The article represents literature review and provides evidence for psychological stress to play essential role in the development of arterial hypertension. The pathogenesis of hypertension is complex with a significant diversity and variability of the mechanisms involved in individual patient. In this regard, the determination of specific pathogenic pathways underlying sustained blood pressure elevation in each patient would substantially individualize therapeutic approaches, and hence increase the effectiveness of treatment. Psychological stress is proposed as a significant factor contributing to the development of hypertension. Global urbanization, sedentary lifestyle, daily stress at workplace, lack of physical activity and social support lead to increased anxiety, uncertainty, and finally to chronic mental and emotional stress. This review provides information about alterations in neuroendocrine and immune systems as the main pathogenic pathways linking psychological stress and hypertension. Endothelial dysfunction is considered not only as a consequence but also a primary factor causing prohypertensive state. Moreover, physical inactivity is discussed as one of the plausible mechanisms playing a key role in the development of hypertension in modern lifestyle conditions. Particularly the loss of connection between psychosocial strain and physical activity may underlie the deleterious effect of stress on cardiovascular and metabolic health.
To access the article, please visit: http://www.eurekaselect.com/148822/article
Article by Disease on “Cardiology”
Objective: We evaluated the safety and efficacy of hypertension management with Coveram (perindopril/amlodipine combination) in patients with uncontrolled blood pressure (BP). All patients were on previous angiotensin receptor blocker (ARB) treatment.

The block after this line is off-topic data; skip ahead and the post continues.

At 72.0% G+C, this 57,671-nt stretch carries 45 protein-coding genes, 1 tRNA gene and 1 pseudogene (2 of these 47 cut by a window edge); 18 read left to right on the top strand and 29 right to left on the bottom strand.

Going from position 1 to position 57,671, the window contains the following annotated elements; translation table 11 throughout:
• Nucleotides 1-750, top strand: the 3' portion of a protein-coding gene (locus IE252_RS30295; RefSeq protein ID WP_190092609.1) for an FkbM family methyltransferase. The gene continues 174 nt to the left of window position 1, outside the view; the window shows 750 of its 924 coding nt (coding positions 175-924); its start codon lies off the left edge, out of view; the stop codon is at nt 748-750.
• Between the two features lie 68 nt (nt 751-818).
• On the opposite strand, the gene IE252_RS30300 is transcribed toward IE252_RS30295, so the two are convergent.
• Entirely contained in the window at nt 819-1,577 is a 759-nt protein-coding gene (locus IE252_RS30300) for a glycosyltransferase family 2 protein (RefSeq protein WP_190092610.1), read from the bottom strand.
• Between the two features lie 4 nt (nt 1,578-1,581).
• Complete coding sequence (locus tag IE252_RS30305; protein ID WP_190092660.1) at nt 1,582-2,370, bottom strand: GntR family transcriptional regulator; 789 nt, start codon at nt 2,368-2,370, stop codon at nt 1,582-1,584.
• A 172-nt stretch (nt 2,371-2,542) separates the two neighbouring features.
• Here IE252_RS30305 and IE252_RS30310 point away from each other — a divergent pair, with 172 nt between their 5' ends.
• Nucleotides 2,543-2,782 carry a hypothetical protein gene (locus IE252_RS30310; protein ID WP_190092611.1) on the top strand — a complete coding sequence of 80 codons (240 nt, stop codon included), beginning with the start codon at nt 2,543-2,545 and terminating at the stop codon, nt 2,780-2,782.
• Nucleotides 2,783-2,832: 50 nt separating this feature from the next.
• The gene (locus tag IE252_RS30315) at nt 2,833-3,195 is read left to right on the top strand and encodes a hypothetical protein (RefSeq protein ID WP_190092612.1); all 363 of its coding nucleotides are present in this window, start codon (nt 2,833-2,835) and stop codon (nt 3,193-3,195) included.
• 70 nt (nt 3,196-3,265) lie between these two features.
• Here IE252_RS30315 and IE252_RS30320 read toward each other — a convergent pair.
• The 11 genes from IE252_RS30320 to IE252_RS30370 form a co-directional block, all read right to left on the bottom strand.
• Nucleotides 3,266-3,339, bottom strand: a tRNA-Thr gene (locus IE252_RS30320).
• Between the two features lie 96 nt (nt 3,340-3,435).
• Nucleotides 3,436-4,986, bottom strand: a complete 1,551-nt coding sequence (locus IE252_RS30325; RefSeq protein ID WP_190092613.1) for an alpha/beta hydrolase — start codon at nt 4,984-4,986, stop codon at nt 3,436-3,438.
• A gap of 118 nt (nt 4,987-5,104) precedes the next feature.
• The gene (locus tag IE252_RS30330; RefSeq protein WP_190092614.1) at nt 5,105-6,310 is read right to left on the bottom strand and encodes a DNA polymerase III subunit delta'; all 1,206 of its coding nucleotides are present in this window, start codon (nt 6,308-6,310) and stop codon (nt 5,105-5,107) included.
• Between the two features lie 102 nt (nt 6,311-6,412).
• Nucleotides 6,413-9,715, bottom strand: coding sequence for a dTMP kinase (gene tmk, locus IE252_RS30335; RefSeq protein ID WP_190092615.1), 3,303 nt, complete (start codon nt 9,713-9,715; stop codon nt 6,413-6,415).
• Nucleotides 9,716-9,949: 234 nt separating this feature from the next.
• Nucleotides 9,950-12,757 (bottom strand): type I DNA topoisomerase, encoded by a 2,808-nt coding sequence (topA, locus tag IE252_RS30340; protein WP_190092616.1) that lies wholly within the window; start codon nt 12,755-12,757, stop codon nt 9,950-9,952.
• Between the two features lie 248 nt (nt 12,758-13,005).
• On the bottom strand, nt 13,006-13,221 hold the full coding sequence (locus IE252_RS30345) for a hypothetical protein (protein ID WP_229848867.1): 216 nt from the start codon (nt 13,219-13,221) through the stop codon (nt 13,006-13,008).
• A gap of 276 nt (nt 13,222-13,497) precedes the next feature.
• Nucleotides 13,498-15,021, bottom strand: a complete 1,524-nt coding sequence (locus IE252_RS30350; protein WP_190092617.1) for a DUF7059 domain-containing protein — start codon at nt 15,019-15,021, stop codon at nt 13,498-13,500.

Methods: This was a 3 country, multi-centre (7 cities), open-label, observational study in the Arabian Gulf. Patients (18 years) were recruited between October 2012 and November 2013 and followed-up for 3 months after enrolment. Outcomes included changes in BP from baseline and BP goal attainment rates as per Joint National Committee- 8 (<140/90 mmHg for diabetics and those <60 years of age and <150/90 mmHg for those 60 years of age without diabetes). Medication tolerance was also assessed from both patient and physician perspectives.
Results: Hypertensive patients (n=760; mean age: 51±10 years; 67% were males) were included. A total of 178 patients (23%) were lost to follow-up. The perindopril/amlodipine combination was associated with an overall reduction in systolic BP (SBP) (31 mmHg; p<0.001) and diastolic BP (DBP) (18 mmHg; p<0.001) from baseline. An overall BP control rate was achieved in 87% (n=507) of the participants. There were significant incremental BP reductions with dose up-titration, especially SBP (p<0.001). Those with high SBP (>180 mmHg) at baseline were associated with a mean reduction of 59 mmHg (p<0.001). The perindopril/amlodipine combination had excellent tolerance levels over the study period from both patient and physician perspectives (at 99% and 98%, respectively; p<0.001).
Conclusions: The perindopril/amlodipine combination is an effective and well tolerated anti-hypertensive option in patients on previous ARB treatment.
Read more: http://www.eurekaselect.com/node/144156/article
ARTICLE BY DISEASE ON “CARDIOLOGY”
Many clinically important differences exist between beta blockers. B1-selectivity is of clinical interest because at clinically used doses, b1- selective agents block cardiac b-receptors while having minor effects on bronchial and vascular b-receptors. Beta-adrenergic blocking agents significantly decrease the frequency and duration of angina pectoris, instead the prognostic benefit of beta-blockers in stable angina has been extrapolated from studies of post myocardial infarction but has not yet been documented without left ventricular disfunction or previous myocardial infarction. Organic nitrates are among the oldest drugs, but they still remain a widely used adjuvant in the treatment of symptomatic coronary artery disease. While their efficacy in relieving angina pectoris symptoms in acute settings and in preventing angina before physical or emotional stress is undisputed, the chronic use of nitrates has been associated with potentially important side effects such as tolerance and endothelial dysfunction. B-blockers are the firstline anti-anginal therapy in stable stable angina patients without contraindications, while nitrates are the secondline anti-anginal therapy. Despite 150 years of clinical practice, they remain fascinating drugs, which in a chronic setting still deserve investigation. This review evaluated pharmacotherapy and indications of Beta-blockers and nitrates in stable angina.
Read more: http://www.eurekaselect.com/node/127075/article